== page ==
Processing Magazine

Fracking wastewater may be moved by barges under US Coast Guard proposal

November 11, 2013

<photocredit>StonePhotos/iStockphoto/Thinkstock</photocredit>

The U.S. Coast Guard may allow drilling companies to ship fracking wastewater by barges via the country's rivers and lakes under a new proposal it announced Wednesday.

The possibility of moving fracking wastewater by waterways has been disputed for years and the Coast Guard has been examining the matter for almost two years, after it was asked by its Pittsburgh office to look into the potential advantages and disadvantages of the method.

The proposal will now be open to public comment for a period of 30 days. If it is approved, drilling companies will be able to ship wastewater on barges, which is a cheaper way than trucks or rail. However, before being granted permission to do so, companies will have to provide samples from the wastewater they are going to ship, so that a number of tests can be carried out at state-certified laboratories, where measurements of radioactivity levels, pH, bromides and other toxic materials will be taken.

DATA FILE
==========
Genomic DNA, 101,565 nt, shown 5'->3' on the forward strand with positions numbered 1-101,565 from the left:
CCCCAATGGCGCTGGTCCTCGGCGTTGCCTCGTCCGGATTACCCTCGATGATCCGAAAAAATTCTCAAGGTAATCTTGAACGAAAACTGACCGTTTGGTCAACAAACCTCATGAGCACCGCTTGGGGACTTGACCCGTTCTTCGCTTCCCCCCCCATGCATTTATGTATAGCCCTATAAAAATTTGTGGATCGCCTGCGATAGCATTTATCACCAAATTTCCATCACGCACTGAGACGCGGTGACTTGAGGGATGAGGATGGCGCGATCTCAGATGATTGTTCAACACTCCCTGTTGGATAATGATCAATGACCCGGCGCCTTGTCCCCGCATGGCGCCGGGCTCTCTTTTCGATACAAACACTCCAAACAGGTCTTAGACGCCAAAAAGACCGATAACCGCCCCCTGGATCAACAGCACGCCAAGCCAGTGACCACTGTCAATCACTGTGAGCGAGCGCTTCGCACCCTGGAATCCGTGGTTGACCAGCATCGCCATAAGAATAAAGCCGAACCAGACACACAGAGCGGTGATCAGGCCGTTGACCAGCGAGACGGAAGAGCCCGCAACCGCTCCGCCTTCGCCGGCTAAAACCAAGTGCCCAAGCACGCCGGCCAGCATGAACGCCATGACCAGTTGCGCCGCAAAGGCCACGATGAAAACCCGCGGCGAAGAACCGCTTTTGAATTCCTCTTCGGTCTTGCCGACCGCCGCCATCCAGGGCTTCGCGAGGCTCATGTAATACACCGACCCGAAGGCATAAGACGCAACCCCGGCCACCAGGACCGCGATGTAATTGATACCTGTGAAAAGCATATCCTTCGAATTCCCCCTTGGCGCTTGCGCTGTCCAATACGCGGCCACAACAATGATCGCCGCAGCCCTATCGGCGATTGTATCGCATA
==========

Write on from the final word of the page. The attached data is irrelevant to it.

RELATED: Michigan to introduce new fracking rules

Under the proposed rules the barges will also have to be checked on a regular basis, as accumulation of radioactive particles from wastewater may be harmful to workers.

At present, wastewater that is accumulated in the process of shale gas extraction is either stored at drilling sites or is moved by truck or rail to wastewater treatment plants or underground wells, the Huffington Post reported.